Of numeric ghosts. 7 degrees for wandering
With Mara Kanthak & Colin Herperger
Submission to ideas competition for AA’s Wakeford Hall in Hooke Park
Hooke Park is a magical and beautiful place, a place of transformation and inspiration - yet many student never leave the clearing to wander through the forest, get lost and come back inspired. How do we invite the spirit of the forest onto a site that isn’t as strongly embedded within the forest as the Westminster Building or the Refectory? The building acts as a spatial ventriloquist for the forest, the cluster of robotic origins an echo of and invitation to the forest. The lecture hall, library and office frame a landscaped courtyard, an intimate place for encounter and study, transformation and inspiration. The architectural proposal holds a great importance upon how the building touches the forest as well as the imagination.
The proposal’s architecture is conceived and drawn as a building that tries to allow for multiple interpretations or understandings as to how it is to be constructed. These creative mistranslations allow the work to continue to be invented by the students and team working on the construction and extend the design process as deep as possible but with a strong common impetus. Eventually the building will be co-inhabited by its users and the robot’s ghost, the spirit of the forest and the inventions of students.
7 degrees of wandering ghosts is a strategy of poetic and performative fabrication by nomadic high-tech ghosts, numerically driven craftsmen in intimate dialogue with the traditional craft and human inhabitation. It sees the building as a tool for progressive learning and experimentation aided by in situ robotic fabrication and 3d scanning. Wakeford Hall is envisaged as an inward echo of the surrounding forest, a growing cluster of robotic origins set free and a phased series of functions and fabrication technologies.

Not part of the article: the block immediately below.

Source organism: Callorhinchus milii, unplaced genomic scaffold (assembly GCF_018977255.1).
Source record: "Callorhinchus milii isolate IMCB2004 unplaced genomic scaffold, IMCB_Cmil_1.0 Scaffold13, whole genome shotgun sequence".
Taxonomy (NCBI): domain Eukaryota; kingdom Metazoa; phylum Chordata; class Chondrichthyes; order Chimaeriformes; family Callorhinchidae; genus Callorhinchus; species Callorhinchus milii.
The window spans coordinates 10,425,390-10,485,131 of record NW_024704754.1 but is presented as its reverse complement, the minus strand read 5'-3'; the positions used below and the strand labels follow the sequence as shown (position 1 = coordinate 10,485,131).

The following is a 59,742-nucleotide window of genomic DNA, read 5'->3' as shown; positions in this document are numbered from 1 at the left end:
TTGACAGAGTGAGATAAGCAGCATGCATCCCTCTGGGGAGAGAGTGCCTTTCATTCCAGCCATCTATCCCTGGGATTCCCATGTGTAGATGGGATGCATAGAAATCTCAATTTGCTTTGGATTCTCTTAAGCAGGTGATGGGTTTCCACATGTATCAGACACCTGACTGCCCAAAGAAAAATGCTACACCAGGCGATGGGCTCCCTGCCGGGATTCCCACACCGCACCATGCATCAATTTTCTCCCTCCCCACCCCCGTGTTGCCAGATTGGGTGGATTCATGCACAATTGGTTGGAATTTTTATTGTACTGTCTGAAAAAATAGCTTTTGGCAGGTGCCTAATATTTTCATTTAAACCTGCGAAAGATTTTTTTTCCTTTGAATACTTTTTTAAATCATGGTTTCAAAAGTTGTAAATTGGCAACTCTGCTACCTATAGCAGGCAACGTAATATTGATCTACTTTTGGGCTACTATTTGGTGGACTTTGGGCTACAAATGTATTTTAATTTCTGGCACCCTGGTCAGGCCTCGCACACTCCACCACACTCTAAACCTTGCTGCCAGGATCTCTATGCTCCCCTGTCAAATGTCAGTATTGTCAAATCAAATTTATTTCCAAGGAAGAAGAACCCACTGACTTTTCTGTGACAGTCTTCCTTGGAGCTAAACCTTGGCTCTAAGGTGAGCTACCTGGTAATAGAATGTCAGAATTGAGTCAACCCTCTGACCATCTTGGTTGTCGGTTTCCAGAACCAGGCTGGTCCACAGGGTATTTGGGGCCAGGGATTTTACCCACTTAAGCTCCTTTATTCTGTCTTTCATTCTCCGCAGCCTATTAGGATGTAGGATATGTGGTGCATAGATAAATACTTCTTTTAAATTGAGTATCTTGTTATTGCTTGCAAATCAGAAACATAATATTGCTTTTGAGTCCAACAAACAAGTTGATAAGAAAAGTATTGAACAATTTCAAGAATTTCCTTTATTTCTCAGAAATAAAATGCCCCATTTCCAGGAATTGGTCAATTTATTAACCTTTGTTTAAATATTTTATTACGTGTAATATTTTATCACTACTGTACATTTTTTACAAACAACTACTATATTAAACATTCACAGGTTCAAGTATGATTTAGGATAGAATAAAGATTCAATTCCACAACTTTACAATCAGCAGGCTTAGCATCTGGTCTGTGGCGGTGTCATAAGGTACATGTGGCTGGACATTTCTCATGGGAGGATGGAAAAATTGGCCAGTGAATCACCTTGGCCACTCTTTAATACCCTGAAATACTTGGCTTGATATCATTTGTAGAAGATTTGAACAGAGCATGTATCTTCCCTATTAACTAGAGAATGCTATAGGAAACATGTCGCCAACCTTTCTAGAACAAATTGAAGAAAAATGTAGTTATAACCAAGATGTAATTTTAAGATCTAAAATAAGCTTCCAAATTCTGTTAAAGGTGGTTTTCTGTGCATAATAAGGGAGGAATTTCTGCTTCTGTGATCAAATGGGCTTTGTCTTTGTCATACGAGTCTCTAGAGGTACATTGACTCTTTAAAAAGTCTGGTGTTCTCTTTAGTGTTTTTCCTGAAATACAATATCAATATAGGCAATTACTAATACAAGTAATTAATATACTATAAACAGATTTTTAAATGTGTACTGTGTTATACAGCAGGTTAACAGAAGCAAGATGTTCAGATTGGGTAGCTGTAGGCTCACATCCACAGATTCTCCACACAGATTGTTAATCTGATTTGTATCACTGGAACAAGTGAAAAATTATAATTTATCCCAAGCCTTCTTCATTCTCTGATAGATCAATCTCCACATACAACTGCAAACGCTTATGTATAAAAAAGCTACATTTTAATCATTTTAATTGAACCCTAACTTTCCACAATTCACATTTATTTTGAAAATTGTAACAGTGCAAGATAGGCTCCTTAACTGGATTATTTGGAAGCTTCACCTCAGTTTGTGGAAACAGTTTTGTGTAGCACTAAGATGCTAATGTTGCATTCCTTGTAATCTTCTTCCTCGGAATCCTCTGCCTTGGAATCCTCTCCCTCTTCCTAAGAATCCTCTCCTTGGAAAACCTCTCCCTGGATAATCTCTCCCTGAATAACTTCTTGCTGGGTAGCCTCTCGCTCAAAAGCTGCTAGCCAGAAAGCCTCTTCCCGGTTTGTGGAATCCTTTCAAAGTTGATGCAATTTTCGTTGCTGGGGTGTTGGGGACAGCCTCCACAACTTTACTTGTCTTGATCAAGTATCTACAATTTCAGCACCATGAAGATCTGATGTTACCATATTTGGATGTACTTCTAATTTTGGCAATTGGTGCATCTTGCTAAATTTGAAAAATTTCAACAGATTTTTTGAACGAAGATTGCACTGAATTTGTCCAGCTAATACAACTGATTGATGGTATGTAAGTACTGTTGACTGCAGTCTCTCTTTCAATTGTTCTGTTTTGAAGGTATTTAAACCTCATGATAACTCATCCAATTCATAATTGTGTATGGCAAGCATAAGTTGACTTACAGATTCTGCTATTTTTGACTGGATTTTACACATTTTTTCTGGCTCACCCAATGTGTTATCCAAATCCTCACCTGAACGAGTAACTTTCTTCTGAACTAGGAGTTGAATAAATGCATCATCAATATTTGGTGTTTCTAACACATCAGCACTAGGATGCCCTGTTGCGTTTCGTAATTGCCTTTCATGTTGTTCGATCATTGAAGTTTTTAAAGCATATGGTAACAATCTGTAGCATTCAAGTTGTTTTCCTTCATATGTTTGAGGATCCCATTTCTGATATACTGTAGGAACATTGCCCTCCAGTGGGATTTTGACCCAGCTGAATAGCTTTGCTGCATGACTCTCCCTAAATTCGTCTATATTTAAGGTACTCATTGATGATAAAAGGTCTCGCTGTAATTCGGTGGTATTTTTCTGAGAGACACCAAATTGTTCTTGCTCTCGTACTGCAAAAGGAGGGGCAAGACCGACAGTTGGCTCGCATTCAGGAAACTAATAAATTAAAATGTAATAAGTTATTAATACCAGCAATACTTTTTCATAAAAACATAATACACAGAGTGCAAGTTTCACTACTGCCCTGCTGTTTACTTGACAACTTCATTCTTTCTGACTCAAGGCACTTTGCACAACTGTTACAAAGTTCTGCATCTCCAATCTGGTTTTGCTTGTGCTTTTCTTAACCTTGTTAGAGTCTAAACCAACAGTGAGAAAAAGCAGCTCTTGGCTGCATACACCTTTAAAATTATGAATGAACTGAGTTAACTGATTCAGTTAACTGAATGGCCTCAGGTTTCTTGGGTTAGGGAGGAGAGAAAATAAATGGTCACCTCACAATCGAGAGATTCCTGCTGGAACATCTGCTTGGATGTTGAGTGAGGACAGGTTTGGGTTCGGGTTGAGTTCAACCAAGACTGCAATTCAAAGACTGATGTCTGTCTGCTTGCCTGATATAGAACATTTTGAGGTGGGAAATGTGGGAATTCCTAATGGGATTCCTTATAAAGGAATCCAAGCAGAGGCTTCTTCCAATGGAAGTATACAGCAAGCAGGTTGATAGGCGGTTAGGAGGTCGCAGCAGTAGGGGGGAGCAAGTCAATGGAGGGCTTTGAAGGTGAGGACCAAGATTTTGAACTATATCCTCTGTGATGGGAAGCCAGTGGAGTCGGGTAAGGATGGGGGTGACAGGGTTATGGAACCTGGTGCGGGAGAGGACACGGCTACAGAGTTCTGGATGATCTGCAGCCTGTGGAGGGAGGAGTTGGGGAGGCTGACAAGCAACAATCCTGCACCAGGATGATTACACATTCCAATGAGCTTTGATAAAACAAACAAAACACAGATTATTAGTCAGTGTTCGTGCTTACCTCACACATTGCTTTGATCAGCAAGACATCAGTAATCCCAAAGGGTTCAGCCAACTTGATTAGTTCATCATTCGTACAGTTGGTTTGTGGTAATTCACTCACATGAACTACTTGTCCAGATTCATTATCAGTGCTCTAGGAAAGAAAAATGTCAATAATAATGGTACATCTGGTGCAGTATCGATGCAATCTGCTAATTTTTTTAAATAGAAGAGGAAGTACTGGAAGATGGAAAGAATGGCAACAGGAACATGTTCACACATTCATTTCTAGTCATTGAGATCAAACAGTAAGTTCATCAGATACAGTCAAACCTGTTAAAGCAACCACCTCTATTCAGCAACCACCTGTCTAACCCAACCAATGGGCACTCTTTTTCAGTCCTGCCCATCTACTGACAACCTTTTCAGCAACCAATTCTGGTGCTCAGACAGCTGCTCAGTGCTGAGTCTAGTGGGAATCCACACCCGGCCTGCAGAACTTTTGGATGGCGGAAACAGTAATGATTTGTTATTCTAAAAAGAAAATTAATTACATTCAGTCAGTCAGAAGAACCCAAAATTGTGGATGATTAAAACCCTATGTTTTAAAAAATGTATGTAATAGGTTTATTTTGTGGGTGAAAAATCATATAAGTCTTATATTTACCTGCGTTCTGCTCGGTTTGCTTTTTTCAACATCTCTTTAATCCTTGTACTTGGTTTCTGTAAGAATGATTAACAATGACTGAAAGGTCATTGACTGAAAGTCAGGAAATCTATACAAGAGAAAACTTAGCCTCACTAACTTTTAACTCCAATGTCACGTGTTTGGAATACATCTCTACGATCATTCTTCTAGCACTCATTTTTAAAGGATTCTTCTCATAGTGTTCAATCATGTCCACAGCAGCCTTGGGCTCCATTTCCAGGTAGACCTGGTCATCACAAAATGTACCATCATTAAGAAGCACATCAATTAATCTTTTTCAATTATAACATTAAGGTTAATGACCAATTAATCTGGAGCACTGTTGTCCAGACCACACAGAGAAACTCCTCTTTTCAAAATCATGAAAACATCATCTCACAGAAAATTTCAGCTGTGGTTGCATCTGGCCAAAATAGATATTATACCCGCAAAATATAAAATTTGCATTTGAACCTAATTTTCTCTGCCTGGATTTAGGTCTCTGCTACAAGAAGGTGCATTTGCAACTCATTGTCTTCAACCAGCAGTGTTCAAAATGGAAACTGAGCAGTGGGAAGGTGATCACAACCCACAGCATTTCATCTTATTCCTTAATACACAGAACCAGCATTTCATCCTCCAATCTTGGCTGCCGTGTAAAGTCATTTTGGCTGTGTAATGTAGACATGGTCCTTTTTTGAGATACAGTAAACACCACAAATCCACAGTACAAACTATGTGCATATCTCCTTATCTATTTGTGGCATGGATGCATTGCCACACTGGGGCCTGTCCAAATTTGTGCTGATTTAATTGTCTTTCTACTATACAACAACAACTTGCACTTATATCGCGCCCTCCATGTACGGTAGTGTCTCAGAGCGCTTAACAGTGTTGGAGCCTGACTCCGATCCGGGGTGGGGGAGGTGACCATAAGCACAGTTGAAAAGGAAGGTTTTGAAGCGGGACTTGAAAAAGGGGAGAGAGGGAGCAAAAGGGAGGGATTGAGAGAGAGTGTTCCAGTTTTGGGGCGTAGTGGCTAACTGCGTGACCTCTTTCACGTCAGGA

Tirelessly churning away in isolation, imposing its numeric logic on the unwieldy produce of the forest, a machinic entity inhabits a shed within a shed within a clearing within a forest. Like a mechanic Pinocchio it is left to dream about the provenance of the material he transforms, hermetically sealed and framed behind glass and infrared sensors. Endlessly manoeuvring within its radius of safety, its degrees of freedom limited to the specifications of its fabricator, its origin is fixed, its base bolted into the floor.
The project proposes to set free the robot arm from its current fixed origin within the Big Shed. By adding a 7th degree of freedom, the robotic arm is mobilized. The plan of the building pivots starts as a series of origins, first as points, then as lines. In a slow performative procession of in situ robotics and manual constructions of the craftsman, the robot arm fabricates and finishes parts of the building. The nature of this fabrication (the end effector of the robot arm, the orientation and fixing of the robot base etc.) changes with each building part, which in turn corresponds to a separate building phase. This way, the building becomes a vehicle for progressive learning for the students, each phase inviting a new technical and design challenge.